IOS IPS analysis of triggering traffic

Unanswered Question
Apr 29th, 2007
User Badges:

I'm trying to figure out how to select signatures. I suppose one could just watch the alert chatter and disable or delete signatures that seem too noisy. Doesn't seem very secure.

I'd prefer to analyse the traffic that's triggering them, but if I only get, say, a dozen hits a day, how to I analyze that traffic? Sniffing doesn't seem too practical. Is there any way to set debugging or alerts to save/send the suspect packets? Alerts for packets out of order, long SMTP headers, might be benign, might not. How do I tell?

As they say in the military, never ask a question if you don't know what you'll do with the answer.

  • 1
  • 2
  • 3
  • 4
  • 5
Overall Rating: 0 (0 ratings)
Rodrigo Gurriti Sun, 04/29/2007 - 14:03
User Badges:

I dont know what you are using. but the best way is log them or get the event on the fly and go to cisco mysdn and search for the sig number and find out if you can disable them or do something

On my IPS' I tune the number of events and also summarize the signatures that are prune to be nothing or not very important ( like ports scan and others )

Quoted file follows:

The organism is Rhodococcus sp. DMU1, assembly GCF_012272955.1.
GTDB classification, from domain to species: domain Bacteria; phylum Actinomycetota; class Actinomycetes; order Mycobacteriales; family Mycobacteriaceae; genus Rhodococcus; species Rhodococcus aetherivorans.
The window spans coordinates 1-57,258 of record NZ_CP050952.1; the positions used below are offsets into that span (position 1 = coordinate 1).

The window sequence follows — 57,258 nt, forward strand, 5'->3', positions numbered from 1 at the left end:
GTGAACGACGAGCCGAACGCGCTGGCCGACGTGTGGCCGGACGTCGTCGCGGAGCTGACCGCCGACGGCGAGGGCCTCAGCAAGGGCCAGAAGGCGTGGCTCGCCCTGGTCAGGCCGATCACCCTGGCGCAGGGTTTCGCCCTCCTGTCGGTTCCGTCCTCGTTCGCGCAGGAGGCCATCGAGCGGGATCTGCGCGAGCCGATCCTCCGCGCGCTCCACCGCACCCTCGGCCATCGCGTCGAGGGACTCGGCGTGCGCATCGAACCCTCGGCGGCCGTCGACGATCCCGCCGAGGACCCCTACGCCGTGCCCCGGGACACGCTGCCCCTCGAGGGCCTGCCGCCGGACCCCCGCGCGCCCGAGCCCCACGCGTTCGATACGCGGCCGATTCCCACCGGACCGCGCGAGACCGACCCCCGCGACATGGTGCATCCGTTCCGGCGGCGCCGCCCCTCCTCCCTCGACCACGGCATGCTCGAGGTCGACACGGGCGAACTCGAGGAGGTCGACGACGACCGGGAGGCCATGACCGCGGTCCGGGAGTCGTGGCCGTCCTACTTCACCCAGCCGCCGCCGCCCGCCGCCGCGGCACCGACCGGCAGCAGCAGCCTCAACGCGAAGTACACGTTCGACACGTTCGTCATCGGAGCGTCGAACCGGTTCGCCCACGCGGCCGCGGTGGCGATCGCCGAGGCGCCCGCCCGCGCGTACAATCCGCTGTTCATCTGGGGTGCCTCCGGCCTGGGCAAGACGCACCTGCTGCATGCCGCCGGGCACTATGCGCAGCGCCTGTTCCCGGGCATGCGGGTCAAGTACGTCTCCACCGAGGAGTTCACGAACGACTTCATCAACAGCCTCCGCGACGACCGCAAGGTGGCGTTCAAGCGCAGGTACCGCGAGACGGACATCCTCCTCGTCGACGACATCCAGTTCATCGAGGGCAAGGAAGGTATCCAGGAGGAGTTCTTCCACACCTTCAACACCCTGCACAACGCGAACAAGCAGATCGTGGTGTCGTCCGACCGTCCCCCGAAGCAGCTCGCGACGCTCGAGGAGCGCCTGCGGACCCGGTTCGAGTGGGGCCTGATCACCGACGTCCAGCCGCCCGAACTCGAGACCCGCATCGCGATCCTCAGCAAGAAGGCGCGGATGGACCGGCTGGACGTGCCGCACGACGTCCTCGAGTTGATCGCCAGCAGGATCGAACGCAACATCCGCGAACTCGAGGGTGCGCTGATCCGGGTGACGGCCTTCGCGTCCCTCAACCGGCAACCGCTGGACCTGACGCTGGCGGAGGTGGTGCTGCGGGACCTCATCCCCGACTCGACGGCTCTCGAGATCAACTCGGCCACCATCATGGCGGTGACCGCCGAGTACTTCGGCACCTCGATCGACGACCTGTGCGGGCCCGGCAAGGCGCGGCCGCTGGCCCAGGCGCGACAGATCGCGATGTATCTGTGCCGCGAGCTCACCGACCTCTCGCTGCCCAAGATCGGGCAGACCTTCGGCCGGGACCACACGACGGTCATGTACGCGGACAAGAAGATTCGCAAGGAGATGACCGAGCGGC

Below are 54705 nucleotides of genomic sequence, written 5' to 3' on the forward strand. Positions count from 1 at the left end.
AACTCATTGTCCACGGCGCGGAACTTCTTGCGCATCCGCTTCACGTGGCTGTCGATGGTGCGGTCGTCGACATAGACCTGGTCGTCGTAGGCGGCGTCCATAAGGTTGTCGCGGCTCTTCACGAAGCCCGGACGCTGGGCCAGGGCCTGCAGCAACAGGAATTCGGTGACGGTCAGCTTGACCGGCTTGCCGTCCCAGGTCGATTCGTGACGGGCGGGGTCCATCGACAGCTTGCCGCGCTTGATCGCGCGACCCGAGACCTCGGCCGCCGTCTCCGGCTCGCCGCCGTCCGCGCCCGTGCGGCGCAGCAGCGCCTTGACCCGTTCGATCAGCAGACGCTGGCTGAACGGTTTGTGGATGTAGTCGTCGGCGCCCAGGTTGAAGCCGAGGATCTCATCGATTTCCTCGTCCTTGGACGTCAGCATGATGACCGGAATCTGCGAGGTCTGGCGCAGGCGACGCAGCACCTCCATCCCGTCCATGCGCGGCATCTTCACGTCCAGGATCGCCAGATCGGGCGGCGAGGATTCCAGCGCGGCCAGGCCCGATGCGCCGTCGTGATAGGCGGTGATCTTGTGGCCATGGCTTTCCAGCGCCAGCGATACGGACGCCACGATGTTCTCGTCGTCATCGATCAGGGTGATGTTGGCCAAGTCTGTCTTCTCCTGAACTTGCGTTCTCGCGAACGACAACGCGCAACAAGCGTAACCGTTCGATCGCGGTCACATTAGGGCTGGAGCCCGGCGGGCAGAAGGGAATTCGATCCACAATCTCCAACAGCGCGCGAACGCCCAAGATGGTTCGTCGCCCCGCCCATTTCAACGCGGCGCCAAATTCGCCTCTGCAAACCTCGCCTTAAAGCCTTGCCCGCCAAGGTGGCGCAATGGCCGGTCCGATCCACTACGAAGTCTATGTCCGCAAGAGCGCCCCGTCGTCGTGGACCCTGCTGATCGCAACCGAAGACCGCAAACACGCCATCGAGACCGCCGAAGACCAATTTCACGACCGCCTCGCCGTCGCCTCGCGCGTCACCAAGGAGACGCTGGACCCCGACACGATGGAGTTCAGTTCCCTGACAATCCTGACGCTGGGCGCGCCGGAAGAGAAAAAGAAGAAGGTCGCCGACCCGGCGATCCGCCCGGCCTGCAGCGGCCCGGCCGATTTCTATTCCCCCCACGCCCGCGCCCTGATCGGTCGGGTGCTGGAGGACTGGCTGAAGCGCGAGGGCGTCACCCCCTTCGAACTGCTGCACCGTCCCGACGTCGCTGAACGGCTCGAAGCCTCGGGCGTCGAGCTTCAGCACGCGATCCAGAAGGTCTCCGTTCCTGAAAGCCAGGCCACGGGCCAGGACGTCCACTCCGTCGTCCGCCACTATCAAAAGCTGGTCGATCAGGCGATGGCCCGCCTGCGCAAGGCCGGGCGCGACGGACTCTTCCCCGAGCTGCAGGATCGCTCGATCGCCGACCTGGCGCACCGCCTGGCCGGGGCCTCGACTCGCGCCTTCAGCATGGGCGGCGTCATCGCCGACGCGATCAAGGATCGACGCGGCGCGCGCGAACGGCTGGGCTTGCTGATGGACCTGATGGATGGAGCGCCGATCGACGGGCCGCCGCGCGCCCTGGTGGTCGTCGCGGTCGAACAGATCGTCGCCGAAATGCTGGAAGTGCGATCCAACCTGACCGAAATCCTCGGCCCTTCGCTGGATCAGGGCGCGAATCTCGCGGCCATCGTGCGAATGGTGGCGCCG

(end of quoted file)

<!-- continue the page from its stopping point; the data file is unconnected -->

If you running an router with ips on it you have limited options with the signatures but if you have an sensor blade or a appliance you can select it to log the packets from the attack and have it analyzed on ethereal or tcpdump. Those would be nice because you would not need to sniff for long time, the IPS will only sniff the attack so you dont have a 80MB file :)

kwallewein Wed, 05/02/2007 - 16:40
User Badges:

I found this response really frustrating.

As the thread title says, it's IOS IPS. That's a router with IPS on it.

Looking up messages in MySDN is obviously NOT sufficient. A large number of signatures may or may not be attacks. How can I tell? Should I respond? Should I raise the threshold? Should I disable the signature?

As I said "I suppose one could just watch the alert chatter and disable or delete signatures that seem too noisy. Doesn't seem very secure."